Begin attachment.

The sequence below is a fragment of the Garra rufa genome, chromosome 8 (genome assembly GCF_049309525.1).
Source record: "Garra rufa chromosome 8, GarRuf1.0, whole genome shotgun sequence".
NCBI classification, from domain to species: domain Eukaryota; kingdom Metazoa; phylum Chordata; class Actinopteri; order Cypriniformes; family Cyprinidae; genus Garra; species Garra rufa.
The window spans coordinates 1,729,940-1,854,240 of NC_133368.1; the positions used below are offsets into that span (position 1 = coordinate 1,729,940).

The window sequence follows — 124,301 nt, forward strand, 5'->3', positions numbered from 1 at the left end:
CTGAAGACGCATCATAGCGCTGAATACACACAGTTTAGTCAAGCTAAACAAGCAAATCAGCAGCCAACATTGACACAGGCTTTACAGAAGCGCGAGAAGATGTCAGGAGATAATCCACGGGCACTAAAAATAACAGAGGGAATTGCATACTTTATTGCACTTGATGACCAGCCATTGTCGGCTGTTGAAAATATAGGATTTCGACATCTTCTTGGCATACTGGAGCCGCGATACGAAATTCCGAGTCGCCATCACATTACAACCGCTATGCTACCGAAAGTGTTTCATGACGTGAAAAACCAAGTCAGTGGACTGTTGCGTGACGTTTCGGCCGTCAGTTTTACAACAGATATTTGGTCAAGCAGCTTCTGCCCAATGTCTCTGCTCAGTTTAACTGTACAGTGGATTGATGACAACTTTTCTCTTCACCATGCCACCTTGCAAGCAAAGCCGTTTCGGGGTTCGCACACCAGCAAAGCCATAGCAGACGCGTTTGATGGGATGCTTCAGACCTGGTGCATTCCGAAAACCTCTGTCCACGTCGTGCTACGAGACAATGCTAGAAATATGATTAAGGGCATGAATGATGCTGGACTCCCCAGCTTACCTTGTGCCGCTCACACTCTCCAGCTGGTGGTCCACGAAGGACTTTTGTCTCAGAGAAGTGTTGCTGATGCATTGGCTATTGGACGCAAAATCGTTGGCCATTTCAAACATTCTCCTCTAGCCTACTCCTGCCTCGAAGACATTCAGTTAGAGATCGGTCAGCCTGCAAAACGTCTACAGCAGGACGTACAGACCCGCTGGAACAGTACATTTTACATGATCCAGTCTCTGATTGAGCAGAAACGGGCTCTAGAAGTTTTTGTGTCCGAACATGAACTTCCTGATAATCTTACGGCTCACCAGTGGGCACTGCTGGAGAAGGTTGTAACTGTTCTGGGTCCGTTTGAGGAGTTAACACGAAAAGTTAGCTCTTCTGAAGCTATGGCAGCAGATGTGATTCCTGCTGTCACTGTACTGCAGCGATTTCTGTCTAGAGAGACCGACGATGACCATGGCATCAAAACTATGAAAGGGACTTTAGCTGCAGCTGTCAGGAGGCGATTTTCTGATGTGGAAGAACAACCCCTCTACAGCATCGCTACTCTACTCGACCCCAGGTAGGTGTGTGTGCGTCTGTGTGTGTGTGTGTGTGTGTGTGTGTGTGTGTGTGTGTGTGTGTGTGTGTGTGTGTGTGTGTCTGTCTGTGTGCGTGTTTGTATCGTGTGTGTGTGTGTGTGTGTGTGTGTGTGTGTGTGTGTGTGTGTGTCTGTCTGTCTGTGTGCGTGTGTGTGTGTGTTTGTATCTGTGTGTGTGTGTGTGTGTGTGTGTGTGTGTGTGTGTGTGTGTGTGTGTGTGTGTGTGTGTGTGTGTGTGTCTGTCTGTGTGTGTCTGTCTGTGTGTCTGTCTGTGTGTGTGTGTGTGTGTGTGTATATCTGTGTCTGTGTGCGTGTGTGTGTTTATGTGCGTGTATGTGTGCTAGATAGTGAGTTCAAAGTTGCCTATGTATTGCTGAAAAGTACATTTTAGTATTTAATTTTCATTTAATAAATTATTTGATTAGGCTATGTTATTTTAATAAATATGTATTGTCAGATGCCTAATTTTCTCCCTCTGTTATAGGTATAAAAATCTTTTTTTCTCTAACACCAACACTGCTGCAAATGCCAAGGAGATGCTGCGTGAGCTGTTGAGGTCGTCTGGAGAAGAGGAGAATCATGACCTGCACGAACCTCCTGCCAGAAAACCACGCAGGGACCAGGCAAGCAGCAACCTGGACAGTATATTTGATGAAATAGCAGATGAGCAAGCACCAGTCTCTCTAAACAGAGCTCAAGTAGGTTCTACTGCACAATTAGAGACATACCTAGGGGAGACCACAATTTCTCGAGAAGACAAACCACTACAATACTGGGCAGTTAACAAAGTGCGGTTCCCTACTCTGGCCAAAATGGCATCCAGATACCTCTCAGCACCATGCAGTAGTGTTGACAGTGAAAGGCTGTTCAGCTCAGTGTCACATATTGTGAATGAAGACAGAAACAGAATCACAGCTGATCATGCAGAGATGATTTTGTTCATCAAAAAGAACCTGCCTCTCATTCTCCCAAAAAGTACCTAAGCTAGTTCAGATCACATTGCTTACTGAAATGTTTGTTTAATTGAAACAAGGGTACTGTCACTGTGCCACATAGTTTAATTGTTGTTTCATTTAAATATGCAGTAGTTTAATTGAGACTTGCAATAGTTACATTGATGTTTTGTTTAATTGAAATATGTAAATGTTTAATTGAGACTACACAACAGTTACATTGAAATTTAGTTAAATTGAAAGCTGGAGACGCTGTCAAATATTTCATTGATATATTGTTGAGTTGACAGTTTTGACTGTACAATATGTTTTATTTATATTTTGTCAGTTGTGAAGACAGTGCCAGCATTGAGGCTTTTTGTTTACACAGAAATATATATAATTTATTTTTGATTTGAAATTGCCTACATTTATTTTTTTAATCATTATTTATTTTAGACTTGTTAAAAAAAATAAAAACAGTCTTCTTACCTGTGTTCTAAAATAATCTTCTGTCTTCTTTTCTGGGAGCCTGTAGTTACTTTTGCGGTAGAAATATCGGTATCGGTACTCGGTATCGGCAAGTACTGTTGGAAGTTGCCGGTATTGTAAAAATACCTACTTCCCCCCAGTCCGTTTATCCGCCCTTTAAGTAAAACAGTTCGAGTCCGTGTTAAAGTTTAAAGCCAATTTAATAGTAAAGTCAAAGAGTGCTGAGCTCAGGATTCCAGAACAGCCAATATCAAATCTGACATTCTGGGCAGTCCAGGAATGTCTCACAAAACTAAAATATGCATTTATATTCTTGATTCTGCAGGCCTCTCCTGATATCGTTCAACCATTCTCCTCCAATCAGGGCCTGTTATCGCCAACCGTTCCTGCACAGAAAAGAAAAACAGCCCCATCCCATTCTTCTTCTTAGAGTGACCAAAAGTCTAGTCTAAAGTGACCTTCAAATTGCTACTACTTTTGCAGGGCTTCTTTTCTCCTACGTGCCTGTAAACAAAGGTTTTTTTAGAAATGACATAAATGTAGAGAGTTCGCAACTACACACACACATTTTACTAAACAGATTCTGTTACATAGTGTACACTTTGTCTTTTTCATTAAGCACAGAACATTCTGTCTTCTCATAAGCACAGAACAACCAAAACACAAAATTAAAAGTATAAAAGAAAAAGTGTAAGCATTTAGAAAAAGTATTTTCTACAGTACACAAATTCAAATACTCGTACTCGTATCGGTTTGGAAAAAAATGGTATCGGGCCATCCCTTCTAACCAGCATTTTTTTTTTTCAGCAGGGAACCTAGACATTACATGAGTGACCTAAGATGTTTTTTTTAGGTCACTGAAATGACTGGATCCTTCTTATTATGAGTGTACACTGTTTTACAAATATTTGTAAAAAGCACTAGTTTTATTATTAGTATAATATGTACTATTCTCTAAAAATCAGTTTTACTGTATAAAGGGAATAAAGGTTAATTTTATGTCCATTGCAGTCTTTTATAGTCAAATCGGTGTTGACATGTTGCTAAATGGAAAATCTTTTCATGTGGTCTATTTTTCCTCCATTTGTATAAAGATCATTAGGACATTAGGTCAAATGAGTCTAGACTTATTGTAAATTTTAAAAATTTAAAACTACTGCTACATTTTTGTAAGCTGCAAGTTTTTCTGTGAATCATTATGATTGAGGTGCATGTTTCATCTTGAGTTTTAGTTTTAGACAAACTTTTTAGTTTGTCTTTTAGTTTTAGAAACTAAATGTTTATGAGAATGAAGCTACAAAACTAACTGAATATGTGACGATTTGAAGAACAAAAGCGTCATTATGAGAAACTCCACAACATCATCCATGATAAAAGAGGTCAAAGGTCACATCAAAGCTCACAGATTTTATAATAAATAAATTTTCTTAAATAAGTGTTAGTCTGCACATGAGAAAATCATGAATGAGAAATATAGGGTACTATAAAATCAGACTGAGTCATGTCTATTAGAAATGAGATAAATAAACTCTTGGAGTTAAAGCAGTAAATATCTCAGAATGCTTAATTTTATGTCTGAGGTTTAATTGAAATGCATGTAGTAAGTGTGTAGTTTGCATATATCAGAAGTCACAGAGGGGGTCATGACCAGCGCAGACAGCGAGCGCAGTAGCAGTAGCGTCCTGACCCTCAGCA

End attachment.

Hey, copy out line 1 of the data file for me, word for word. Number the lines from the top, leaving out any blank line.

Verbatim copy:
The sequence below is a fragment of the Garra rufa genome, chromosome 8 (genome assembly GCF_049309525.1).